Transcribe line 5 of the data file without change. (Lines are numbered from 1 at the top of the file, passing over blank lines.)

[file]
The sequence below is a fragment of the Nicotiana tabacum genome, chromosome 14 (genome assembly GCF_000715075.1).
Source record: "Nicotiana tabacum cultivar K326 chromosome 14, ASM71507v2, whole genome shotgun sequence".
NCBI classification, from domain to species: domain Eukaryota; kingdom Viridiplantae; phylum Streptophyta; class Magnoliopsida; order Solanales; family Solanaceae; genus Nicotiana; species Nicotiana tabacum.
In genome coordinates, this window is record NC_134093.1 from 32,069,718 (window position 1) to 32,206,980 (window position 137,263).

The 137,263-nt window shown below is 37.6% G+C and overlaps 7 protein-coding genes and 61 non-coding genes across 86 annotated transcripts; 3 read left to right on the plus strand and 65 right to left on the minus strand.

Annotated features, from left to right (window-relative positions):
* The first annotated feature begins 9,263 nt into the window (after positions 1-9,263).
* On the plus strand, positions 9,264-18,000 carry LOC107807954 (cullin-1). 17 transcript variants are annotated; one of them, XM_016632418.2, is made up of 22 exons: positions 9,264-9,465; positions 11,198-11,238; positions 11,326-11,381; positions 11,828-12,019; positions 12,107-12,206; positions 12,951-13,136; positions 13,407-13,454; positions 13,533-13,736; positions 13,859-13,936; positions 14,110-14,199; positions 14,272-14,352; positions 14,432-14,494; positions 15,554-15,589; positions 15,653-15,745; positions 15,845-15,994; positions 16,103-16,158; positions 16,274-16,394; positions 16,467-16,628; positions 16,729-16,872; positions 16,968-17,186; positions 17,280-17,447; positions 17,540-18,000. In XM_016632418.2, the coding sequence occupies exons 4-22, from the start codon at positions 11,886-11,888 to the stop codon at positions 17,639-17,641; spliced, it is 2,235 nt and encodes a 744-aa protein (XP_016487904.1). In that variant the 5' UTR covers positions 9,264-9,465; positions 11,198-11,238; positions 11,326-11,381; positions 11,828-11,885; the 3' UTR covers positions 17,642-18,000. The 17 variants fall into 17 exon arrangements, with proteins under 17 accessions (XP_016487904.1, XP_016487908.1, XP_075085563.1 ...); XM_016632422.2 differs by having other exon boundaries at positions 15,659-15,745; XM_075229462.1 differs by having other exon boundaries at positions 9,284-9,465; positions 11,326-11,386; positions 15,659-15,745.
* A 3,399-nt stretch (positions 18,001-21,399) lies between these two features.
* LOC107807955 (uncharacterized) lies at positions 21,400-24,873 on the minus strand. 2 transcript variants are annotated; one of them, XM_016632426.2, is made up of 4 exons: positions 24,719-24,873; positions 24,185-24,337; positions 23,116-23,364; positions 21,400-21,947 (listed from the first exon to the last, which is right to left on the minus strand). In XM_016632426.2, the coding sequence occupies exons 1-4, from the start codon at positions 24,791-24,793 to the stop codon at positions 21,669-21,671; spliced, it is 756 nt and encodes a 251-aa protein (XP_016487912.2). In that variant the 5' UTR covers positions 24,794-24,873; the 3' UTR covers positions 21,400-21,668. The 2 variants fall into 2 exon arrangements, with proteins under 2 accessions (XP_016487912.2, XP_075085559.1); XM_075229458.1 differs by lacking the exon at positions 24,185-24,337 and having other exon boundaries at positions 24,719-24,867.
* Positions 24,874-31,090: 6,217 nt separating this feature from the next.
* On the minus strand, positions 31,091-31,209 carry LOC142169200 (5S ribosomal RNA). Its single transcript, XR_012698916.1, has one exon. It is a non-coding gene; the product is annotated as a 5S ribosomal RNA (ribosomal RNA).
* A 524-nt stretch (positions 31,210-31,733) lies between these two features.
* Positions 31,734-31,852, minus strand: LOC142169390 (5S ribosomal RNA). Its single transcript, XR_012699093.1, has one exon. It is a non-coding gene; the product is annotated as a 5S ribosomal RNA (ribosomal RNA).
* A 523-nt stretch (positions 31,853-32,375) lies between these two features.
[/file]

The 137,263-nt window shown below is 37.6% G+C and overlaps 7 protein-coding genes and 61 non-coding genes across 86 annotated transcripts; 3 read left to right on the plus strand and 65 right to left on the minus strand.